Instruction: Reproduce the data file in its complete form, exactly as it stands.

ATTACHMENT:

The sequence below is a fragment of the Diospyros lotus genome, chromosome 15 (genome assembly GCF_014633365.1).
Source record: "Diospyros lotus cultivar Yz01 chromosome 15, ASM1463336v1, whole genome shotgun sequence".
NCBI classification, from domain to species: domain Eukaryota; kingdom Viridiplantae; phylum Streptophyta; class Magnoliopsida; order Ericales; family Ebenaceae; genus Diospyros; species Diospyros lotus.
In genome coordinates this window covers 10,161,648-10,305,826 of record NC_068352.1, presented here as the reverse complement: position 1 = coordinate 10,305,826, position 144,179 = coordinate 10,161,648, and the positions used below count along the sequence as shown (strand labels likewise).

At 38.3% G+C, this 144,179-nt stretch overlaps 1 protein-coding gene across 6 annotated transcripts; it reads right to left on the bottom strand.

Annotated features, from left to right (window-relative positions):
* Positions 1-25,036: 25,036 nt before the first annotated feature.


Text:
The sequence below is a fragment of the Diospyros lotus genome, chromosome 15 (genome assembly GCF_014633365.1).
Source record: "Diospyros lotus cultivar Yz01 chromosome 15, ASM1463336v1, whole genome shotgun sequence".
NCBI classification, from domain to species: domain Eukaryota; kingdom Viridiplantae; phylum Streptophyta; class Magnoliopsida; order Ericales; family Ebenaceae; genus Diospyros; species Diospyros lotus.
In genome coordinates this window covers 10,161,648-10,305,826 of record NC_068352.1, presented here as the reverse complement: position 1 = coordinate 10,305,826, position 144,179 = coordinate 10,161,648, and the positions used below count along the sequence as shown (strand labels likewise).

At 38.3% G+C, this 144,179-nt stretch overlaps 1 protein-coding gene across 6 annotated transcripts; it reads right to left on the bottom strand.

Annotated features, from left to right (window-relative positions):
* Positions 1-25,036: 25,036 nt before the first annotated feature.